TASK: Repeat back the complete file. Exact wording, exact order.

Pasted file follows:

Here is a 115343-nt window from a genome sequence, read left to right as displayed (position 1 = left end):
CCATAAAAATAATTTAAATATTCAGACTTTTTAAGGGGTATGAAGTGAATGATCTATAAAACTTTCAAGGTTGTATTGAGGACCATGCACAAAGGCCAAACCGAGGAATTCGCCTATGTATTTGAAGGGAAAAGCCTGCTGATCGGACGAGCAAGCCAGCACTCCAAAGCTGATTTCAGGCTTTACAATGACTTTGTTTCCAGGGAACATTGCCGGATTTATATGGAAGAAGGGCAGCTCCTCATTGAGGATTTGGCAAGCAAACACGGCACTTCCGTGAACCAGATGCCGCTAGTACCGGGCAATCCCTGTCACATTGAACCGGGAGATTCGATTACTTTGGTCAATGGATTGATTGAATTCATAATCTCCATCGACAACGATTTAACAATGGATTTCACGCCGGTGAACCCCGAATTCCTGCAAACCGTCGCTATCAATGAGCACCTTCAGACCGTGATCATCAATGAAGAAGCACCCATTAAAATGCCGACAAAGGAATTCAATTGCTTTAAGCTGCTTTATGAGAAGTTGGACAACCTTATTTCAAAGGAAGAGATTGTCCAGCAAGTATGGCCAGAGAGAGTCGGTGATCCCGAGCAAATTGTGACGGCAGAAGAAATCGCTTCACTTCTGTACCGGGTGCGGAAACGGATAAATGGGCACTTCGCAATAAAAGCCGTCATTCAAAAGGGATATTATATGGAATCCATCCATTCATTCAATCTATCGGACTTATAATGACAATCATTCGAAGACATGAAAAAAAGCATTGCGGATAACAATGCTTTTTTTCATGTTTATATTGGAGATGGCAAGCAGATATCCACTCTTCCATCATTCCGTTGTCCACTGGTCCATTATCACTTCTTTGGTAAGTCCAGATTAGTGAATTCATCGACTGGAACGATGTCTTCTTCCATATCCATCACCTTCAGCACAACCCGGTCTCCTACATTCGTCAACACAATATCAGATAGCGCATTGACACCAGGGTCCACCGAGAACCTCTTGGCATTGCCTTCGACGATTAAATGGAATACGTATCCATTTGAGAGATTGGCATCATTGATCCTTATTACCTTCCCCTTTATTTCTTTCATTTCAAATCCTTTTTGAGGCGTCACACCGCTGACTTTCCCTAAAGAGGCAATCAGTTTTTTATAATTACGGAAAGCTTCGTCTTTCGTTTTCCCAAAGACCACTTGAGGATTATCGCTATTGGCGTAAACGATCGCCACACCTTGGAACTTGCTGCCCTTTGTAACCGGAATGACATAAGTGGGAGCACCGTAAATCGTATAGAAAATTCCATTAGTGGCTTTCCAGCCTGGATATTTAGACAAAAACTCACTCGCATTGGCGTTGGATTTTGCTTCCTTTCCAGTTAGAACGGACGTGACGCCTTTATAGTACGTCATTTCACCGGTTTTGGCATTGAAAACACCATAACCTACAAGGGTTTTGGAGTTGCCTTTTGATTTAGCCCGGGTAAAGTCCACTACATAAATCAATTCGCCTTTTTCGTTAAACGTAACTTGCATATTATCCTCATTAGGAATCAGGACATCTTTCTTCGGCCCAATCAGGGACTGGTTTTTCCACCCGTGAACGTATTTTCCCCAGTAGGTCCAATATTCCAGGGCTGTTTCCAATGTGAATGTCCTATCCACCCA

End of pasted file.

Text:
Here is a 115343-nt window from a genome sequence, read left to right as displayed (position 1 = left end):
CCATAAAAATAATTTAAATATTCAGACTTTTTAAGGGGTATGAAGTGAATGATCTATAAAACTTTCAAGGTTGTATTGAGGACCATGCACAAAGGCCAAACCGAGGAATTCGCCTATGTATTTGAAGGGAAAAGCCTGCTGATCGGACGAGCAAGCCAGCACTCCAAAGCTGATTTCAGGCTTTACAATGACTTTGTTTCCAGGGAACATTGCCGGATTTATATGGAAGAAGGGCAGCTCCTCATTGAGGATTTGGCAAGCAAACACGGCACTTCCGTGAACCAGATGCCGCTAGTACCGGGCAATCCCTGTCACATTGAACCGGGAGATTCGATTACTTTGGTCAATGGATTGATTGAATTCATAATCTCCATCGACAACGATTTAACAATGGATTTCACGCCGGTGAACCCCGAATTCCTGCAAACCGTCGCTATCAATGAGCACCTTCAGACCGTGATCATCAATGAAGAAGCACCCATTAAAATGCCGACAAAGGAATTCAATTGCTTTAAGCTGCTTTATGAGAAGTTGGACAACCTTATTTCAAAGGAAGAGATTGTCCAGCAAGTATGGCCAGAGAGAGTCGGTGATCCCGAGCAAATTGTGACGGCAGAAGAAATCGCTTCACTTCTGTACCGGGTGCGGAAACGGATAAATGGGCACTTCGCAATAAAAGCCGTCATTCAAAAGGGATATTATATGGAATCCATCCATTCATTCAATCTATCGGACTTATAATGACAATCATTCGAAGACATGAAAAAAAGCATTGCGGATAACAATGCTTTTTTTCATGTTTATATTGGAGATGGCAAGCAGATATCCACTCTTCCATCATTCCGTTGTCCACTGGTCCATTATCACTTCTTTGGTAAGTCCAGATTAGTGAATTCATCGACTGGAACGATGTCTTCTTCCATATCCATCACCTTCAGCACAACCCGGTCTCCTACATTCGTCAACACAATATCAGATAGCGCATTGACACCAGGGTCCACCGAGAACCTCTTGGCATTGCCTTCGACGATTAAATGGAATACGTATCCATTTGAGAGATTGGCATCATTGATCCTTATTACCTTCCCCTTTATTTCTTTCATTTCAAATCCTTTTTGAGGCGTCACACCGCTGACTTTCCCTAAAGAGGCAATCAGTTTTTTATAATTACGGAAAGCTTCGTCTTTCGTTTTCCCAAAGACCACTTGAGGATTATCGCTATTGGCGTAAACGATCGCCACACCTTGGAACTTGCTGCCCTTTGTAACCGGAATGACATAAGTGGGAGCACCGTAAATCGTATAGAAAATTCCATTAGTGGCTTTCCAGCCTGGATATTTAGACAAAAACTCACTCGCATTGGCGTTGGATTTTGCTTCCTTTCCAGTTAGAACGGACGTGACGCCTTTATAGTACGTCATTTCACCGGTTTTGGCATTGAAAACACCATAACCTACAAGGGTTTTGGAGTTGCCTTTTGATTTAGCCCGGGTAAAGTCCACTACATAAATCAATTCGCCTTTTTCGTTAAACGTAACTTGCATATTATCCTCATTAGGAATCAGGACATCTTTCTTCGGCCCAATCAGGGACTGGTTTTTCCACCCGTGAACGTATTTTCCCCAGTAGGTCCAATATTCCAGGGCTGTTTCCAATGTGAATGTCCTATCCACCCA